Grand Traverse County

Grand Traverse County wants the YMCA to run its troubled swimming pool. County commissioners voted Wednesday night to turn management of the Easling Pool over to the Grand Traverse Bay YMCA. The pool has been closed since October due to lack of funding.

The county would pay the YMCA $50,000 in management fees during a one-year trial.

Most commissioners support the plan but County Administrator Tom Menzel said it’s a bad idea.

Northern Michigan Human Trafficking Awareness Summit


Law enforcement says human trafficking is definitely happening northern Michigan, but it’s hard to prosecute. 

They have trouble getting victims to talk, and without the victim’s testimony, it’s often hard to tell if prostitution is forced or voluntary.

There’s a summit this Friday and Saturday in Cadillac where they’ll be talking about these issues.


More sex crime charges for Native American leader

Aug 20, 2015
Peter Payette

UPDATE: Today, Grand Traverse County prosecutors charged Derek Bailey with two counts of first degree criminal sexual conduct and with being a sexually delinquent person.

Bob Cooney, prosecuting attorney for Grand Traverse County, says, "These are just allegations, but the idea of a sexually delinquent person is that it’s not just a one-time act. Because of repetitive behaviors, the statute is designed to give the court more discretion to fashion a sentence that is protective of the public." 

Officials don't know why 911 system failed during storm

Aug 6, 2015
Aaron Selbig

UPDATED on Thursday at 1pm with statement from AT&T.

Officials in Grand Traverse County want to know why the 911 system failed during Sunday’s storm.

Emergency calls in Grand Traverse, Leelanau and Kalkaska Counties had to be rerouted for several hours after the storm. Some of the calls ended up at a dispatch center in Petoskey.

Linda Stephan

Updated: Monday at 12 p.m.

Grand Traverse County Chair Christine Maxbauer issued a local state of emergency on Monday afternoon.

Storms ripped through northern Michigan Sunday afternoon and early evening, bringing winds up to 70 miles per hour.

The wind uprooted trees, broke limbs and downed power lines, leading to widespread power outages. Fifteen thousand people in Grand Traverse County were without power as of 10 a.m. Monday morning.

Aaron Selbig

Local governments are turning to social media to reach citizens where they are. 

The Grand Traverse County 911 dispatch center has probably the most-"liked" Facebook page in northern Michigan. Deputy Director Jason Torrey says the idea for the page came in the spring of 2012, when a huge snowstorm caused chaos all over the county.

“It dumped two and a half feet of snow – wet, heavy snow," says Torrey. "It took power out in the whole county.”

Housing task force wraps up work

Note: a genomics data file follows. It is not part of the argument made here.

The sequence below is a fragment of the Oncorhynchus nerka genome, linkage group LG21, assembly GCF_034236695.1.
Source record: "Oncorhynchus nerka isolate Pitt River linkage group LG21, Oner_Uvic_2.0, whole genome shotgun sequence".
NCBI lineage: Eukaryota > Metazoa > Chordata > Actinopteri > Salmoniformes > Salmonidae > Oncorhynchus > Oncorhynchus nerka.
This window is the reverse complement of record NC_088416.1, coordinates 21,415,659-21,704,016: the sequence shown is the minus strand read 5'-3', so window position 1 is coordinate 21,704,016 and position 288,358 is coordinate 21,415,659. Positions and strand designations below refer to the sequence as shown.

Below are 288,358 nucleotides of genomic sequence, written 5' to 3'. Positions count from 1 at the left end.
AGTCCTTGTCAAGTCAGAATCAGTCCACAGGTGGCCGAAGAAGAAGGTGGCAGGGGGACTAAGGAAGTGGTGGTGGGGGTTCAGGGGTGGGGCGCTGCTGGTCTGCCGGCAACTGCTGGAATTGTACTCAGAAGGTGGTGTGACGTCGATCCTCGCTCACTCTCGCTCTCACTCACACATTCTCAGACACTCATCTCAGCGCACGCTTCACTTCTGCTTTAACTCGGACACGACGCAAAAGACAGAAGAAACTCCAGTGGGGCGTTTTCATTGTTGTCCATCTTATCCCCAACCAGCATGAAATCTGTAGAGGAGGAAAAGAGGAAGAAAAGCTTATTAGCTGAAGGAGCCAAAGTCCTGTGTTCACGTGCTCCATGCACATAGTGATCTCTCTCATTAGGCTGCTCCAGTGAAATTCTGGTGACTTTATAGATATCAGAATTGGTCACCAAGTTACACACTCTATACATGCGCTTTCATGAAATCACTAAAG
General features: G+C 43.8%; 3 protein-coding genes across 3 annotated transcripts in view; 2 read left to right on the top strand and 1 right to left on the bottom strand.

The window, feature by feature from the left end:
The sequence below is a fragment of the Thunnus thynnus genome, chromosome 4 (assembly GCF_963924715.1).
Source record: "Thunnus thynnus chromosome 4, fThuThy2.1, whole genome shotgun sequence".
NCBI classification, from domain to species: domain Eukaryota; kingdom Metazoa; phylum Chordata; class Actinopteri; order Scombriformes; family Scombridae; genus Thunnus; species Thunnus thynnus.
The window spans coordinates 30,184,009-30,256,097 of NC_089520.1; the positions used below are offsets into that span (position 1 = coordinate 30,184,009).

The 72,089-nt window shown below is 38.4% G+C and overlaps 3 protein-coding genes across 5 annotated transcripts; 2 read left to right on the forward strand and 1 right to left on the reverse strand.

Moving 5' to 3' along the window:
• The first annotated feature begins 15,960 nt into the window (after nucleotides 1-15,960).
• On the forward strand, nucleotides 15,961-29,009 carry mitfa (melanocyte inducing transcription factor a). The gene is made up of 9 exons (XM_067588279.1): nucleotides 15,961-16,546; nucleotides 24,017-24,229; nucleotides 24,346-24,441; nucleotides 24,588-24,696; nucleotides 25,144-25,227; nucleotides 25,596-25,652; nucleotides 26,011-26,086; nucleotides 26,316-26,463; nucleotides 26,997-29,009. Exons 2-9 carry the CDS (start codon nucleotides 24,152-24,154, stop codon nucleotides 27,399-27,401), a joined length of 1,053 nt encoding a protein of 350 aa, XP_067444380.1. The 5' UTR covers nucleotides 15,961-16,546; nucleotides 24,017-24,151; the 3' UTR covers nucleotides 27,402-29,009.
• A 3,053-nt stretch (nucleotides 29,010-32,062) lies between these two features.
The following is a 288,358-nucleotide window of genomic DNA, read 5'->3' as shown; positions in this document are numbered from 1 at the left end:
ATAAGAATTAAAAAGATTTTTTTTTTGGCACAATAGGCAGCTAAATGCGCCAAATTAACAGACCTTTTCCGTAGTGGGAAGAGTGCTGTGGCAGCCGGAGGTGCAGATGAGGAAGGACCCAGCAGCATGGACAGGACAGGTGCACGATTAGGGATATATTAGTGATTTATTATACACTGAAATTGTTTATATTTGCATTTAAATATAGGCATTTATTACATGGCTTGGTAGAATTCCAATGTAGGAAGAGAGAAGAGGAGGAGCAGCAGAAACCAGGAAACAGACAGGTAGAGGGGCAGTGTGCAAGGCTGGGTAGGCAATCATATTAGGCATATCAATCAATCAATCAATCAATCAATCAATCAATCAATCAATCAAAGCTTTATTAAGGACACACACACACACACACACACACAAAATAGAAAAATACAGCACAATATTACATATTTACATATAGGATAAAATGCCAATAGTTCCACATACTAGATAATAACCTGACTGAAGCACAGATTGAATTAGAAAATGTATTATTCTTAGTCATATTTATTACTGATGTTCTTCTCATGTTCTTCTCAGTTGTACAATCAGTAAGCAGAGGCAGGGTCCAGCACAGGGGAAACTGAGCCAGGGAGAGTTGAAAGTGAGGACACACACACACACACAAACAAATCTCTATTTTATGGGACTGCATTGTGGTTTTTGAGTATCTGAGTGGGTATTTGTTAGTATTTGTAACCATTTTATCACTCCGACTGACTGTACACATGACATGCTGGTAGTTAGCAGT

Apr 15, 2015

Six months after its creation, the Grand Traverse County Joint Housing Task Force has finished its work.

The task force was formed last October to bring together county, township and Traverse City leaders on housing issues. It will hold its final meeting today.

County Planning Director John Sych says the task force was never supposed to last long-term.

“This was really just intended to … bring some of our elected leaders up to speed (and) identify some key actions that they can continue onwards, after the task force has concluded,” said Sych.

Report compares wait times at VA clinics nationwide

Apr 10, 2015

Veterans in northern Michigan rarely face long wait times for health care. That’s according to a new report that compares wait times at veterans’ health facilities across the country.

Nationally, nearly three percent of veterans have to wait longer than 30 days for a medical appointment. But at clinics in Gaylord and Traverse City, that percentage is almost down to zero.

Investigators with the Grand Traverse County Sheriff’s Department recommend criminal charges against a Traverse City police captain. A report released Thursday says Captain Mike Ayling mishandled a police call to the home of then-City Manager Jered Ottenwess.

Ottenwess was not arrested during the February incident but later pleaded “no contest” to charges of domestic violence and resisting police. The investigators asked County Prosecutor Bob Cooney charge Ayling with “willful neglect of public duty.”

Cooney says the request is not an actual criminal charge.

Vaccination numbers trending upward

Mar 31, 2015

Fewer parents in northern Michigan are opting out of vaccinations for their children. Health officials say the trend is positive but there is still more work to do.

In Leelanau County, just over 12 percent of parents requested a vaccine waiver for their kindergarteners this year. That number is down from nearly 20 percent the year before.

In Grand Traverse County, the rate of vaccine waivers is down from 13 percent to just under 10 percent. County Health Officer Wendy Trute says that’s a step in the right direction.

An investigation of the Traverse City Police Department is nearing completion.

Officers did not arrest then-City Manger Jered Ottenwess after responding to a 911 call at his home February 16th. Ottenwess later pleaded “no contest” to charges of domestic violence and attempting to resist police.

Grand Traverse County Prosecutor Bob Cooney says two lieutenants from the sheriff’s department are conducting the investigation.

“And I expect to get a report fairly soon … possibly within the next couple of days (or) maybe a week at the outside,” said Cooney.

Aaron Selbig

Outbreaks of measles and whooping cough have died down in northern Michigan. But a new state law has gone into effect that makes it harder for parents to refuse vaccinations for their children.

Parents seeking a vaccine waiver for “philosophical” reasons will first have to meet with a public health nurse. Health officials hope the new law will reduce Michigan’s high waiver rate but research shows the plan could be ineffective – or even backfire.

Traverse City Manager Jered Ottenwess has been charged with domestic violence and attempted assault on a police officer.